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Sergei Rachmaninov – Vespers, Op.37 – St Petersburg Chamber Choir, Nikolai Korniev (2003) [Official Digital Download 24bit/96kHz]

Sergei Rachmaninov – Vespers, Op.37 – St Petersburg Chamber Choir, Nikolai Korniev (2003)
FLAC (tracks) 24 bit/96 kHz | Time – 49:22 minutes | 819 MB | Genre: Classical
Studio Master, Official Digital Download – Source: Q0buz | Digital booklet | © Pentatone Music B.V.
Recorded: Elburg, The Netherlands, 12/2002

Although in western Europe it is virtually taken for granted that a composer who is well-versed in all genres also writes church music, thereby enriching the Catholic or Protestant religions with this sacred music composed for all different ensembles, Russian composers did not discover sacred music until relatively recently. The main reason for this lay in the Russian-Orthodox liturgy, as this did not permit any kind of instruments to embellish the religion. Only singing characterized the development of the liturgical events – and that only when preaching the word of God. As an indispensable part of the orthodox religion, its main task consisted of increasing the vividness of church dogmas and imprinting them in the minds of the believers.

For a long time, the accompanying melodies were as sacrosanct as the words themselves. In the course of the Christianization process, the Russians, as of the year 988, took over both the liturgy – in the Church Slavonic translation – and its musical accompaniment together with the rules of the orthodox church. Not until Russia became more important on the whole, following the fall of Constantinople in 1453, was Russian church music able to develop independently. Diverse regional schools for singing were then established, characterized by the vocal virtuosity of outstanding vocalists.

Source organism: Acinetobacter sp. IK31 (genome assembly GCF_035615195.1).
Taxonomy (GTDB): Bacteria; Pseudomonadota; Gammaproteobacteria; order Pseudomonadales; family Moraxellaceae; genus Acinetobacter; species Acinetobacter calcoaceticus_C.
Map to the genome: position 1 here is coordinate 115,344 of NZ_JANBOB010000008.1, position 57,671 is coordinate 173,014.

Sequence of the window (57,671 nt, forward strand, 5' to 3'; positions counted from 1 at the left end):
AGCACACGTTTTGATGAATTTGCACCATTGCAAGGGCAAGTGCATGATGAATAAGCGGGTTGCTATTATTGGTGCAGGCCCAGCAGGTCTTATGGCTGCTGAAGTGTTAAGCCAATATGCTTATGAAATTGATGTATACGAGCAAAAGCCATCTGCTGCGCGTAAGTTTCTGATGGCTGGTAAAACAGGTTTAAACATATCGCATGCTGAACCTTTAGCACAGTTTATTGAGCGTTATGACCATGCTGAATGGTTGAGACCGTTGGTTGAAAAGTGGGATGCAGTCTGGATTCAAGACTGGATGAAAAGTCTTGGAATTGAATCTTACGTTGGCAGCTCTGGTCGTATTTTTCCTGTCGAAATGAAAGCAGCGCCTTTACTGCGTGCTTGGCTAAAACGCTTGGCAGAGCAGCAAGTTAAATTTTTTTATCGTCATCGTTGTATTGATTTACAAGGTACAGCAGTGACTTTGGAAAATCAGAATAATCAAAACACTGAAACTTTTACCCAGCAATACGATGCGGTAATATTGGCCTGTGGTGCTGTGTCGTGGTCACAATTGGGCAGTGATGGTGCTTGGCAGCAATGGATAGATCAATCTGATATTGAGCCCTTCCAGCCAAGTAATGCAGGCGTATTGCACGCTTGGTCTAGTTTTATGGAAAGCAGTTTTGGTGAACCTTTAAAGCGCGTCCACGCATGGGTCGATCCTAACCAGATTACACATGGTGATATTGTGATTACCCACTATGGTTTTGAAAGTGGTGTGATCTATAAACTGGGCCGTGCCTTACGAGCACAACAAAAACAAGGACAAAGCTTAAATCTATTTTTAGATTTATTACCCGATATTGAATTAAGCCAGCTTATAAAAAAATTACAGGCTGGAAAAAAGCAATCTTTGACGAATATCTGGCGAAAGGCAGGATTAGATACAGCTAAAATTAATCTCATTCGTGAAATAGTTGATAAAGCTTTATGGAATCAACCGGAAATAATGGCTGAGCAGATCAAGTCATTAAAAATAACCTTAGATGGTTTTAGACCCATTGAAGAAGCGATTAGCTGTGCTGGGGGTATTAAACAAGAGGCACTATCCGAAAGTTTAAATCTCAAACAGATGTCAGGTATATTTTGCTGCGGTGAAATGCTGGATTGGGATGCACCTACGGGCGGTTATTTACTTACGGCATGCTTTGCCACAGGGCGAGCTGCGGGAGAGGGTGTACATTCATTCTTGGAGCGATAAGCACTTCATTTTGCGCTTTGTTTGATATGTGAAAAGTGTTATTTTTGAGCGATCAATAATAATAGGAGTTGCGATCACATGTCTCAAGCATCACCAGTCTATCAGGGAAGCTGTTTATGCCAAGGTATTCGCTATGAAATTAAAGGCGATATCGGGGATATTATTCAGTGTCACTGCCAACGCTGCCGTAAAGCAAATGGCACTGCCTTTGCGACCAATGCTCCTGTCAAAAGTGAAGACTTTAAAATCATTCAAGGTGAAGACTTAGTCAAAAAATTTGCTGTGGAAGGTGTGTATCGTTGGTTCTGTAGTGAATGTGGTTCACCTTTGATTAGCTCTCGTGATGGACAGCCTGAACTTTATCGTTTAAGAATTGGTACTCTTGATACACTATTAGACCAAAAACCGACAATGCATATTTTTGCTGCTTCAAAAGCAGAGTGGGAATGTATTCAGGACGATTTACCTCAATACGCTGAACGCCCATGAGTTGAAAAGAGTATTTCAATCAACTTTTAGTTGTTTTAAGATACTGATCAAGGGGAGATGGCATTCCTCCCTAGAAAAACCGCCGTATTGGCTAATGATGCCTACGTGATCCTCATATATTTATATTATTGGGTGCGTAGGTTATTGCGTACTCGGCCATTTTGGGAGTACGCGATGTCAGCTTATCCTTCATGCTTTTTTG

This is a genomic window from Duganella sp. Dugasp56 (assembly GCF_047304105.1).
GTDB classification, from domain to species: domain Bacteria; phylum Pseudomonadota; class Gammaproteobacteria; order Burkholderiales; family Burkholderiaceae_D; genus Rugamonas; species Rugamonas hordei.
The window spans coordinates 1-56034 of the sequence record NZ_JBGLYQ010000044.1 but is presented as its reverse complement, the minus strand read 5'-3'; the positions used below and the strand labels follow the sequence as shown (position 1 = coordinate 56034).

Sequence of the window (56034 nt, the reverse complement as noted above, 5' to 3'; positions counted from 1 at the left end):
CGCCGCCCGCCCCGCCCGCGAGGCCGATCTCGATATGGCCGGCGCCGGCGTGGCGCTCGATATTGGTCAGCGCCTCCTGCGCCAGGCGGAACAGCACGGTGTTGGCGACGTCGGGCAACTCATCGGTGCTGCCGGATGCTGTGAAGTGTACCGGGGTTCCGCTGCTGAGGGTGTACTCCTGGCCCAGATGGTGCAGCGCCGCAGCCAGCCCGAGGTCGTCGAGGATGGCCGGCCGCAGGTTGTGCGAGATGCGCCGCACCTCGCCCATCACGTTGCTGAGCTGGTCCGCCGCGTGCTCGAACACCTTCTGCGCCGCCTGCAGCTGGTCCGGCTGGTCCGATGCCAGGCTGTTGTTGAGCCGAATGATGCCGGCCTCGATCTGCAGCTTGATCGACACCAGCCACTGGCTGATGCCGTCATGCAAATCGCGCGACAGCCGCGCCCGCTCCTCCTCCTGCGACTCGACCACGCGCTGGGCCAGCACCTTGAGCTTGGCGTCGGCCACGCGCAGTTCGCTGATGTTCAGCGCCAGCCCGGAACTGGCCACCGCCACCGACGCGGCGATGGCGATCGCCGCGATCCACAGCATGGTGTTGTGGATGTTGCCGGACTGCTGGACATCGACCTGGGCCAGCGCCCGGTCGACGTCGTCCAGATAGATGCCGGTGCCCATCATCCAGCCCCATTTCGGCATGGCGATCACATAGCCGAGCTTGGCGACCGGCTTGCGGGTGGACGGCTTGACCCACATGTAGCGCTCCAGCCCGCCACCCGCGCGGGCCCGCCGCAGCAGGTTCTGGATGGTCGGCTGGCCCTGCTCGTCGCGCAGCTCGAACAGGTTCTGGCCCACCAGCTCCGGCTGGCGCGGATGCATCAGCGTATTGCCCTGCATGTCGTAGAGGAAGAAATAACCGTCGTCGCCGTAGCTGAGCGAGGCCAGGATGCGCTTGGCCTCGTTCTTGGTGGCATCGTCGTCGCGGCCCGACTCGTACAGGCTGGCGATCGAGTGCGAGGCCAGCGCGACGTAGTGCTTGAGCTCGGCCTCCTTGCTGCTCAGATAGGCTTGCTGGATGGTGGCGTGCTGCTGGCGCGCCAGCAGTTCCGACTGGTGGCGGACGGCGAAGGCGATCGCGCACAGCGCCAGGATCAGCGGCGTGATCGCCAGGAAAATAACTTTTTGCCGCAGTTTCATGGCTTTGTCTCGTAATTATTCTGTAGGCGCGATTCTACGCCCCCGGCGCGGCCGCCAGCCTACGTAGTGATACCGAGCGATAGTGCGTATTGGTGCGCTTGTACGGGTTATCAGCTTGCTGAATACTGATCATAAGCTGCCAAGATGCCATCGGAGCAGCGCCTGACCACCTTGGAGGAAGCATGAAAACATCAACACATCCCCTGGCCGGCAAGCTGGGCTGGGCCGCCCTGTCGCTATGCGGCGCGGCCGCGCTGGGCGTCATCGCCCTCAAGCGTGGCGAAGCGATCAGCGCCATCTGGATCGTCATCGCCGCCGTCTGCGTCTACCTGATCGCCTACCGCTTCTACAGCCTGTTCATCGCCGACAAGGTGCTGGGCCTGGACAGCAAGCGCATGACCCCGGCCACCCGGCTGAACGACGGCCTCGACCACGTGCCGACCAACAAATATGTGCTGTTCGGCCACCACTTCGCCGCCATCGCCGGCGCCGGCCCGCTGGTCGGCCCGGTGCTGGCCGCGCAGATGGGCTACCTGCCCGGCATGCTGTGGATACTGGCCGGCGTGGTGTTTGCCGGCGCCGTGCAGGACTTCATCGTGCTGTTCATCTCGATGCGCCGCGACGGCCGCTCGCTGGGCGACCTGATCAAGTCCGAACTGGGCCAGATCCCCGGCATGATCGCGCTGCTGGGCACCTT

“Orthodox church music with a Russian choir singing under the baton of Nikolai Korniev has rarely sounded this well marshalled. Beguiling in its most intimate and devout moments, generous and candid with a gently overpowering collective voice that exudes innocence, joy and elation in equal amounts as they zealously praise God and His works.” –HiFi & Classical

“The spiritual purity of so many of the hymns is underscored by the beautifully blended voices of the choir. The performance and recording are characterized by a wide dynamic range, which peaks at moments such as the ecstatic outpouring of praise in Hymn 7, Slava v vyshnikh Bogu (Glory to God in the highest). So, audiophiles, don’t say you weren’t warned.” –Phil Muse, Atlanta Audio Society

“The St Petersburg Chamber Choir radiates the infinite calm required for this music – incredible tension is created through the use of the special breathing technique of the choir whereby the choir members do not take a breath simultaneously but one after another.” –Philip Kelm, Stereo

Sergei Rachmaninov (1873-1945)
All-Night Vigil, Op. 37, Vespers
1 I. Priidite, poklanimsya (O come, let us worship) 2:16
2 II. Blagoslovi, dushe moya (Bless the Lord, O my soul) 4:59
3 III. Blazen muzh (Blessed be the Man) 3:40
4 IV. Svete tikhyi (O Jesus Christ) 2:51
5 V. Nyne otpushchayeshi (Lord, now lettest Thou Thy Servant depart) 3:23
6 VI. Bogoroditse Devo (Virgin, Mother of God) 2:28
7 VII. Slava v vyshnikh Bogu (Glory to God in the highest) 2:30
8 VIII. Khvalite imya Gospodne (Praise ye the name of the Lord) 1:45
9 IX. Blagosloven esi, Gospodi (Glessed art Thou, o Lord) 5:12
10 X. Voskreseniye Khristovo videvshe (Having beheld the Resurrection of Christ) 2:41
11 XI. Velichit dusha moya Gospoda (My soul doth magnify the Lord) 6:19
12 XII. Slava v vyshnikh Bogu (Glory to God in the highest) 6:47
13 XIII. Voskres iz groba (Rising from the tomb) 3:03
14 XIV. Vzbrannoy voevode (To thee, o the Mother of God) 1:28

St. Petersburg Chamber Choir
Nikolai Korniev, conductor


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